So how exactly do you simulate the Eagles' up-tempo offense?

You can't.

The Jets spent the past week trying to replicate Philadelphia's quick pace in practice, but they admitted there's little they can do to match it.

"You've got to practice running back to the huddle, practice giving out the calls as fast as possible," linebacker David Harris said in advance of Sunday's Week 3 home game against Chip Kelly's Eagles (0-2). "They do a good job of keeping guys off balance because they snap the ball so quick.

"This week, the communication on defense is very key because you've got to get 11 guys lined up and knowing what we're playing as an entire D. So it's a big challenge for us."

The Eagles, though, are hoping to notch their first victory of the season but they're struggling on offense -- particularly in the running game. Their high-priced feature back, DeMarco Murray, has rushed for 11 total yards on 21 carries, an eye-popping stat considering he won the NFL rushing title with the Cowboys last year, amassing 1,845 yards.

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Complicating matters for Philly is that Murray has a hamstring injury that threatens to keep him out of the game.

In losses to the Falcons and Cowboys, the Eagles totaled 70 rushing yards -- 63 yards on 16 carries against Atlanta and seven on 17 carries against Dallas. But even with all that, the Jets (2-0) aren't taking them lightly.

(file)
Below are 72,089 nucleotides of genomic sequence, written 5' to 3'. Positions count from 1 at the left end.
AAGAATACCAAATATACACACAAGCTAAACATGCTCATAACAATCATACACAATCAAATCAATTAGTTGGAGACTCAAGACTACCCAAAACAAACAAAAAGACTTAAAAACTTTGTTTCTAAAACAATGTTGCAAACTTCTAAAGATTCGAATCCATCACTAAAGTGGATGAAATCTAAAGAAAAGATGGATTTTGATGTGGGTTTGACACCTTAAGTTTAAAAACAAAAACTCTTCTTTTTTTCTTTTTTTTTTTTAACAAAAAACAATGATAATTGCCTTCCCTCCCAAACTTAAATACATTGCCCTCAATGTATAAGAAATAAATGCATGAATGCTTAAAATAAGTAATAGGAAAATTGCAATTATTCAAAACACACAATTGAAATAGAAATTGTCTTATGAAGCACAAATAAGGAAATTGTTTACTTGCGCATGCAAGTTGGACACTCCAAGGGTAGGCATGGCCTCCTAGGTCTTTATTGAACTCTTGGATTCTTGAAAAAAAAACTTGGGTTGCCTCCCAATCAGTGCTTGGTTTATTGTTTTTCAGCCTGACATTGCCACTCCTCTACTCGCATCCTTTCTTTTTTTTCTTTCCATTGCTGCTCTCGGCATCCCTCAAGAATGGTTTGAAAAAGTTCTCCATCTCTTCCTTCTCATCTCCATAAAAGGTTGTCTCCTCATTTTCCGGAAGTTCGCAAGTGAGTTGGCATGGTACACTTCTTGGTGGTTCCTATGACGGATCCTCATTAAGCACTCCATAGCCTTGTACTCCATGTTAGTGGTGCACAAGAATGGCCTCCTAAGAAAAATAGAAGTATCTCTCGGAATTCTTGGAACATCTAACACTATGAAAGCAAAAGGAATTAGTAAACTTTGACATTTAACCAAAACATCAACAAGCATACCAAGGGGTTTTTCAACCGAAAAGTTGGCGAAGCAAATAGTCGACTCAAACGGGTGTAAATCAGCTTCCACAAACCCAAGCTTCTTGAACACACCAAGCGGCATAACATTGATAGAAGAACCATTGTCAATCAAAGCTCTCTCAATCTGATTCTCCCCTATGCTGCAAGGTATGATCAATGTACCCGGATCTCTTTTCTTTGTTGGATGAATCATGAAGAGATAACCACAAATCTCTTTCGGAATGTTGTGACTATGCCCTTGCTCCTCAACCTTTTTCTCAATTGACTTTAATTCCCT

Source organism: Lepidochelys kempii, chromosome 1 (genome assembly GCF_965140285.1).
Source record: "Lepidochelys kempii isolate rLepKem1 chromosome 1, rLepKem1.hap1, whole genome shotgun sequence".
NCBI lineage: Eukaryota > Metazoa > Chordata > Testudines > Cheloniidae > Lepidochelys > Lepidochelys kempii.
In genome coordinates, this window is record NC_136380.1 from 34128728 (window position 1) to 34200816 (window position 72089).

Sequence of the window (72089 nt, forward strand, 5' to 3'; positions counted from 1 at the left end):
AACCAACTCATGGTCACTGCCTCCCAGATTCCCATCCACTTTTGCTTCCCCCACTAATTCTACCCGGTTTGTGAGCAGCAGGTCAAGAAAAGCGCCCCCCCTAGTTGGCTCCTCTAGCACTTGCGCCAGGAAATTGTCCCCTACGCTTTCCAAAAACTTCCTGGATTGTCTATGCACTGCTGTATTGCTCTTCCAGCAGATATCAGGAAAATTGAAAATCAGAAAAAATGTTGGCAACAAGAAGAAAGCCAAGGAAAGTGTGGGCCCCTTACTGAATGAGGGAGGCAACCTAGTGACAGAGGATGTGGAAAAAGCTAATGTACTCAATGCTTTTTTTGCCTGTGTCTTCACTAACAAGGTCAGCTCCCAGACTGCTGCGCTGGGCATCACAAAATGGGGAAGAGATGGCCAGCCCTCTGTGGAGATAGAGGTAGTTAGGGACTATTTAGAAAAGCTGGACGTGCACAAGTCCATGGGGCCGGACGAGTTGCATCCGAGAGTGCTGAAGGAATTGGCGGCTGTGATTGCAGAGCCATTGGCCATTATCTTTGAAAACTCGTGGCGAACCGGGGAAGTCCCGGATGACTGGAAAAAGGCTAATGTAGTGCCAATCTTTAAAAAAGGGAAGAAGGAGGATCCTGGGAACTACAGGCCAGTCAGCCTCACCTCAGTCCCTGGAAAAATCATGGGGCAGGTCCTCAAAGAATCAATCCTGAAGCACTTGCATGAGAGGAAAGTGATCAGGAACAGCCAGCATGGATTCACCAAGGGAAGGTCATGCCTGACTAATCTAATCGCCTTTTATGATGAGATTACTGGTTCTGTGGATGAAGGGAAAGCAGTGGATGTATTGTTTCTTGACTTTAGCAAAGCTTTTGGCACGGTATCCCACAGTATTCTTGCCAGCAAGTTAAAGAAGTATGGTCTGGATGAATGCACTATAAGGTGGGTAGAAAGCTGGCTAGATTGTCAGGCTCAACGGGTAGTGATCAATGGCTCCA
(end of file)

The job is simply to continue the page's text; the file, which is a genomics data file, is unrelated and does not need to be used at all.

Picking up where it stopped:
According to Jets coach Todd Bowles, Kelly is "probably one of the brightest minds in the game, if not the brightest." And that means the Eagles will have some wrinkles for the Jets.

But even if Murray is slowed by his hamstring, Harris said that won't guarantee a win for the Jets.

"It doesn't mean it gets easier for us at all," Harris said with a smile. "Because they can still run their offense with other guys.''

At the top of that list is Darren Sproles and Ryan Mathews, two running backs who could give the Jets' defense fits.

"We definitely have to know where Darren is at all times," said cornerback Darrelle Revis, who is nursing a groin injury. "He's a big part of their passing game, as well, so we definitely have got to identify him on every play."

According to Bowles, Mathews' style isn't much different from Murray's. "He's a one-cut, downhill runner. He's very quick, very fast. He's strong and he totes it just as well," he said of Mathews, the 12th overall pick in 2010. "I mean, they have three All-Pro running backs."

Jets defensive coordinator Kacy Rodgers said facing the shifty 5-6 Sproles is "a matchup nightmare.''

"When you mix Sproles in, that's a whole different set of problems," Rodgers added. "This is a guy that can run, he can catch it, he can block, he lines up outside, he catches the ball out of the backfield."

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Said Jets outside linebacker Calvin Pace: "He's been a problem since he was in San Diego. He's a guy that you have to be aware of."

Covering Sproles while adjusting to the Eagles' up-tempo offense could have the Jets gassed all afternoon.

"Hopefully, we can start off fast, make them slow down a little bit," Pace said. "It's more about us getting the call in, having the right personnel in, getting lined up. You don't want it to just be a fire drill out there, guys just all over the place."

Harris said the Jets' practice- squad players did "a great job" of trying to simulate the Eagles' offense in practice. But it was nothing like the real thing.

"Nobody can do it better than they can," Harris said. "Once the game starts, it's going to be a little quicker. But that's the challenge we face."